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Introduction

Spurgeons gave me the chance of a good start in life

Spurgeons gave me the chance of a good start in life

Peter Szewcuzk arrived at Spurgeons Children’s Home Birchington Hall in 1958 aged 4, the only child of a Ukrainian mother, and was there until 1966. He shares a few of his memories.

“I was in Mr and Mrs MacPherson’s house, named Waterbeach after the village where Charles Haddon Spurgeon pastored a church. I was head boy for 2 years, and Barbara Partridge was the head girl.

“It was strict; we were up at 6am to do housework and prayed and read our Bibles before breakfast. But we were well looked after. There was always plenty of food and we had regular medical checks.

“We went to church twice on a Sunday and on a Wednesday evening. We were given sweets or chocolate after the Wednesday service – it was the moment we were all waiting for!

“The playroom was where we played table tennis and billiards. There was also a quiet room, although it did have a TV. We also had a cat which we called Paddy because it was born on St. Patrick’s Day.

“Daily life had a sports focus. The Sports Master, Mr Trentfield organised weekly matches of football, tennis and rounders against other schools. In summer, we went swimming in the sea at Epple Bay, Minnis Bay and Westgate Beach and had swimming lessons at a big house belonging to a doctor.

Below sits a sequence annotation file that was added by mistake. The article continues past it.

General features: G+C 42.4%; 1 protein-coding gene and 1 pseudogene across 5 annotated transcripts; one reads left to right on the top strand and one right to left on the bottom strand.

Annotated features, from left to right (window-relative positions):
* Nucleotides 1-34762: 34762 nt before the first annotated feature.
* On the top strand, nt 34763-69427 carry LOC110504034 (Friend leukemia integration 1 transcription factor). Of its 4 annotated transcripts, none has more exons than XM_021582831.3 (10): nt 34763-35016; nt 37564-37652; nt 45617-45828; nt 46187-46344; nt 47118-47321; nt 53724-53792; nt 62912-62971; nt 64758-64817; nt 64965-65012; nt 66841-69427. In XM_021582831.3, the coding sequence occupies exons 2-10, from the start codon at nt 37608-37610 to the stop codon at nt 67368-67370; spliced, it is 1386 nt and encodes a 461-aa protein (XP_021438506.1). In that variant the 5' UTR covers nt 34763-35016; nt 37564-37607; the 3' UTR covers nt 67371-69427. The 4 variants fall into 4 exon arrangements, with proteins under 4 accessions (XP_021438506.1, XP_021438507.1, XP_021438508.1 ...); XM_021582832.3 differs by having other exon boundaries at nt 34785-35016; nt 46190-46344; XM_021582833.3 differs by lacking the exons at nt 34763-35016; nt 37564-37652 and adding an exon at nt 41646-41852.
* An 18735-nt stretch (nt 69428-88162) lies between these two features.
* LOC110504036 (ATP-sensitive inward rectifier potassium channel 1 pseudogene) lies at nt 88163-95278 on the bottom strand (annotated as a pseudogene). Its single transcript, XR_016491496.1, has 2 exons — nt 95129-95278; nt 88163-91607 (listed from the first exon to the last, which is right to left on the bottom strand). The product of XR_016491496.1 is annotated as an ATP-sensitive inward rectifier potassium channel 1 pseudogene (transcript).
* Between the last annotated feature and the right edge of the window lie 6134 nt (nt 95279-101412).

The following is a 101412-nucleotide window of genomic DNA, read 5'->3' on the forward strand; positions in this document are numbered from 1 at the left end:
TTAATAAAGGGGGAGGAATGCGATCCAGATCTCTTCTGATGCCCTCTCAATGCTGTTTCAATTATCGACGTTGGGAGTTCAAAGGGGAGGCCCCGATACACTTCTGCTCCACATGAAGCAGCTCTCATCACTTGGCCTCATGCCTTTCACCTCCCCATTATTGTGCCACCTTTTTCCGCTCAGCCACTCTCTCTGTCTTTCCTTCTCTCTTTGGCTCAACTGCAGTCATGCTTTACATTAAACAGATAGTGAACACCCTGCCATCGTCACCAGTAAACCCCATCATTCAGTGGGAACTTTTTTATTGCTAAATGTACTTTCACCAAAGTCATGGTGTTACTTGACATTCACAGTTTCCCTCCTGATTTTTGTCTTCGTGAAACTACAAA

“We would stay with a family one weekend a month so we got to know what family life was like. I stayed with Mr and Mrs Everell – I kept in touch with their daughter after Birchington, and she would invite me over for Christmas dinner.

“Mr MacPherson was in the Red Cross and knew the people at St. John’s Ambulance, so once a week we would go down to the Methodist Church Hall to learn how to bandage people up. We were also taught about bones, arteries and pressure points. We attended parades in our St. John’s uniforms.

“One time, Graham MacPherson bought some crocodile eggs from the reptile shop. We watched them hatch. A month or two later they had grown to 18 inches. They escaped from the tank and ran around the house snapping at us all.

“One day they were taken away and we never saw them again.

“Once a year we would put on a play and have a great big party after. Reginald Dickson played the organ, Miss Carcus taught us to act at her house, she did all the choreography, and Mrs Adderson wrote the scripts and taped the recordings. She knew people at the BBC.

“We had special visit from Bootsie and Smudge, famous comedy actors. I remember them handing out a big box of jelly babies that were in real jelly. On another occasion we were given a huge Easter egg; it was about three feet tall and about three inches thick and we had to use a hammer to break into it.

“The biggest donation was the 1935 Silver Wraith Rolls Royce, in working order, given for us to play in. It may have been gifted by one of the many wealthy locals or famous visitors. “

On our annual visit to Spurgeon’s grave in West Norwood I gave thanks for his compassion towards children in need. I feel very fortunate that Spurgeons gave me a safe, clean and happy place to call home and the chance of a good start in life.”